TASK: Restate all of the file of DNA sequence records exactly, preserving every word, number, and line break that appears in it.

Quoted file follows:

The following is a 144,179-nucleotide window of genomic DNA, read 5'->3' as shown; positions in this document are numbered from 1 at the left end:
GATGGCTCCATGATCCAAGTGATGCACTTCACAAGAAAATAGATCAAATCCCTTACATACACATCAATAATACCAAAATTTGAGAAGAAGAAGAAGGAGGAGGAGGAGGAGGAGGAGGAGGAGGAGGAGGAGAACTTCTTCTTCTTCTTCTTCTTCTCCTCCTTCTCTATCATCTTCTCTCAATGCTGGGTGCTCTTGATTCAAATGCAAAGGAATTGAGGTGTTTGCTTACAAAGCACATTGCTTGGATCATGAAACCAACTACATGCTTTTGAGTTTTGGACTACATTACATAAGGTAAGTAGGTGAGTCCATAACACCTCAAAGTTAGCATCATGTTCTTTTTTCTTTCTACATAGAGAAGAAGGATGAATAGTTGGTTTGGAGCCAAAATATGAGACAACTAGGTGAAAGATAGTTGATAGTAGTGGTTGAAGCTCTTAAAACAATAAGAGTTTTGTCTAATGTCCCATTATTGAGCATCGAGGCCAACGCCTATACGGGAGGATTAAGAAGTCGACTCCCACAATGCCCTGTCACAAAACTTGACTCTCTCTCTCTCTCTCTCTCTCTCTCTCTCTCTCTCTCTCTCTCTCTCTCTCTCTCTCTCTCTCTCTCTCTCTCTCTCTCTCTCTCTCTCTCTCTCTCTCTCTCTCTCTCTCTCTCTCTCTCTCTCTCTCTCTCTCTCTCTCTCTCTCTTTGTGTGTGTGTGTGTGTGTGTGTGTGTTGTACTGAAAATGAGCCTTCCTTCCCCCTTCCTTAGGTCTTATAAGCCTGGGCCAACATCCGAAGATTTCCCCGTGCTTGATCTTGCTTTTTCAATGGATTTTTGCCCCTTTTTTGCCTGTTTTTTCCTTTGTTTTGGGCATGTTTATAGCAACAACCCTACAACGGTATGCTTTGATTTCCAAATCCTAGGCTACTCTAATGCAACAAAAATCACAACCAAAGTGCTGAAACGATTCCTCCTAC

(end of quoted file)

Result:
The following is a 144,179-nucleotide window of genomic DNA, read 5'->3' as shown; positions in this document are numbered from 1 at the left end:
GATGGCTCCATGATCCAAGTGATGCACTTCACAAGAAAATAGATCAAATCCCTTACATACACATCAATAATACCAAAATTTGAGAAGAAGAAGAAGGAGGAGGAGGAGGAGGAGGAGGAGGAGGAGGAGGAGAACTTCTTCTTCTTCTTCTTCTTCTCCTCCTTCTCTATCATCTTCTCTCAATGCTGGGTGCTCTTGATTCAAATGCAAAGGAATTGAGGTGTTTGCTTACAAAGCACATTGCTTGGATCATGAAACCAACTACATGCTTTTGAGTTTTGGACTACATTACATAAGGTAAGTAGGTGAGTCCATAACACCTCAAAGTTAGCATCATGTTCTTTTTTCTTTCTACATAGAGAAGAAGGATGAATAGTTGGTTTGGAGCCAAAATATGAGACAACTAGGTGAAAGATAGTTGATAGTAGTGGTTGAAGCTCTTAAAACAATAAGAGTTTTGTCTAATGTCCCATTATTGAGCATCGAGGCCAACGCCTATACGGGAGGATTAAGAAGTCGACTCCCACAATGCCCTGTCACAAAACTTGACTCTCTCTCTCTCTCTCTCTCTCTCTCTCTCTCTCTCTCTCTCTCTCTCTCTCTCTCTCTCTCTCTCTCTCTCTCTCTCTCTCTCTCTCTCTCTCTCTCTCTCTCTCTCTCTCTCTCTCTCTCTCTCTCTCTCTCTCTCTCTCTCTCTCTTTGTGTGTGTGTGTGTGTGTGTGTGTGTTGTACTGAAAATGAGCCTTCCTTCCCCCTTCCTTAGGTCTTATAAGCCTGGGCCAACATCCGAAGATTTCCCCGTGCTTGATCTTGCTTTTTCAATGGATTTTTGCCCCTTTTTTGCCTGTTTTTTCCTTTGTTTTGGGCATGTTTATAGCAACAACCCTACAACGGTATGCTTTGATTTCCAAATCCTAGGCTACTCTAATGCAACAAAAATCACAACCAAAGTGCTGAAACGATTCCTCCTAC